We have a lot of really smart people on camera, who tried to help us walk through it. One of our academics said it’s certainly racist by today’s standards, but Faulkner also wrote some great books. So how much do we separate the works, which might live in a separate world, from the artists who lived in this other world? Obviously, he’s a white man who’s living in Mississippi for most of his life; he travels the world later on. I think it’s a really hard question. And I don’t have an answer. But I tried to curate people who I thought were really good at helping us think through that. And I think that’s a question we think a lot about: who can tell what story?

That’s a great question, something I think a lot of people can relate to today. And last question on Faulkner… What’s one of your favorite quotes of his?

There’s one from “Light in August,” which is another one of his major novels. “Memory believes before knowing remembers. Believes longer than recollects, longer than knowing even wonders.” I think it’s a similar theme to the “past is never dead,” but thinking about how we construct narrative and how we construct history and thinking about how our lives and our perspectives are shaped from things that happened in our past and also other people’s pasts.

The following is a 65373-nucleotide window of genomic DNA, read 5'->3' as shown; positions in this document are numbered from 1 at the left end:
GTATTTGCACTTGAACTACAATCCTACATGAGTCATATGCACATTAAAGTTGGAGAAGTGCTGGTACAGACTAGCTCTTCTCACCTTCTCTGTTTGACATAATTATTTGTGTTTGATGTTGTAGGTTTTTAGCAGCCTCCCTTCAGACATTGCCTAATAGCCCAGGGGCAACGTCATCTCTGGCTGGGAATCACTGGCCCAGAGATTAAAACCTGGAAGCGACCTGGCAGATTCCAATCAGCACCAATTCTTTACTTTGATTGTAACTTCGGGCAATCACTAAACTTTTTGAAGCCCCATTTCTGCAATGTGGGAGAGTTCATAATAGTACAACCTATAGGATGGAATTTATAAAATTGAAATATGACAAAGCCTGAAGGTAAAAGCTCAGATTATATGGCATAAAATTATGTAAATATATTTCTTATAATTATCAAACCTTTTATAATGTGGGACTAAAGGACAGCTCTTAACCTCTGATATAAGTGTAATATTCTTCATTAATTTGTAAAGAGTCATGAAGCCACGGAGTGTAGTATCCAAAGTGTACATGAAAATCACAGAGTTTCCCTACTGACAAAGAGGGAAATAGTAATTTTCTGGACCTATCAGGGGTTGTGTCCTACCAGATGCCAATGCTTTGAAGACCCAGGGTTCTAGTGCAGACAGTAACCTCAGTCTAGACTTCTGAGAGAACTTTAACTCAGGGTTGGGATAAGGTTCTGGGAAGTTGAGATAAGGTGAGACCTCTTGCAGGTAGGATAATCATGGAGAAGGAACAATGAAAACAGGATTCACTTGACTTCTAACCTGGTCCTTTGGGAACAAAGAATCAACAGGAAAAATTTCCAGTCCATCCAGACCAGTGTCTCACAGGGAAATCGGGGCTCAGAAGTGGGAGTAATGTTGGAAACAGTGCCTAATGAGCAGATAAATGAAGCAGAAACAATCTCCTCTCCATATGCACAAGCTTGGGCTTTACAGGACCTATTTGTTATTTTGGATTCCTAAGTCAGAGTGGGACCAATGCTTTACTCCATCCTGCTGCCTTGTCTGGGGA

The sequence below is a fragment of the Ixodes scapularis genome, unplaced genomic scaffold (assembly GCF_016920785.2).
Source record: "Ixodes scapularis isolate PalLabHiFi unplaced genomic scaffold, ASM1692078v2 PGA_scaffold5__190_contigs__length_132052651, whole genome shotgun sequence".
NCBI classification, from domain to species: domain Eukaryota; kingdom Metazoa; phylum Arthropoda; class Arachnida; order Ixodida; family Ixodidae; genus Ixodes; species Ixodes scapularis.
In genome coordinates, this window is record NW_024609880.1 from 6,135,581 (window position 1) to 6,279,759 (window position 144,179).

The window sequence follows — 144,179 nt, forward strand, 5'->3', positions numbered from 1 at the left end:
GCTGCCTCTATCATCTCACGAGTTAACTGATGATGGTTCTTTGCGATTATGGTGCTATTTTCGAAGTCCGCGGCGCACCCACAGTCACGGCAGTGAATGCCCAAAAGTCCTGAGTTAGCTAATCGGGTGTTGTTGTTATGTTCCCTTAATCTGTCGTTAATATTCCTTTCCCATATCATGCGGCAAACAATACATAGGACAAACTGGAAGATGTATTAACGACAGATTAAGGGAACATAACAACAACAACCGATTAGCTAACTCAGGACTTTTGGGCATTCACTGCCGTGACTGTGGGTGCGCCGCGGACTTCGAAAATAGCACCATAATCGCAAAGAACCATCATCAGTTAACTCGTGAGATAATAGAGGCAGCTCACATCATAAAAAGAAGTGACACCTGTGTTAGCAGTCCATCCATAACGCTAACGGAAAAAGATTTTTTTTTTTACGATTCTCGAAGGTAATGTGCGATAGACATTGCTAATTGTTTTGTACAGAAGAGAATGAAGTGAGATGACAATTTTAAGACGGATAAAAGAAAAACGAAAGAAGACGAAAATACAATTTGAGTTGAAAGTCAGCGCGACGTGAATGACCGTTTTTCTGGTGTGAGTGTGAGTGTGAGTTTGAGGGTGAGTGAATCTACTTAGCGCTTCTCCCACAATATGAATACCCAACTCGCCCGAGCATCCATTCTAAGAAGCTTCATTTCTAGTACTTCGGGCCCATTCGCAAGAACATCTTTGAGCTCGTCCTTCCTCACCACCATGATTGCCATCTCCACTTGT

So to circle back, you’re pursuing entertainment law. Why did you decide to add on the MBA trek?

When I was making the film, I really enjoyed both the legal and business aspects that I was seeing. whether that’s licensing, archival media, working on financing structures. Now, we’re pivoting more towards, I guess you would say, the marketing part of the film as we’re gearing up for festival submissions and trying to get the word out on the film. And I really enjoyed all of that process. So, I came to law school first and later added on the MBA because I thought it was a good opportunity to really get some business skills. It seemed like a really great opportunity to get that perspective.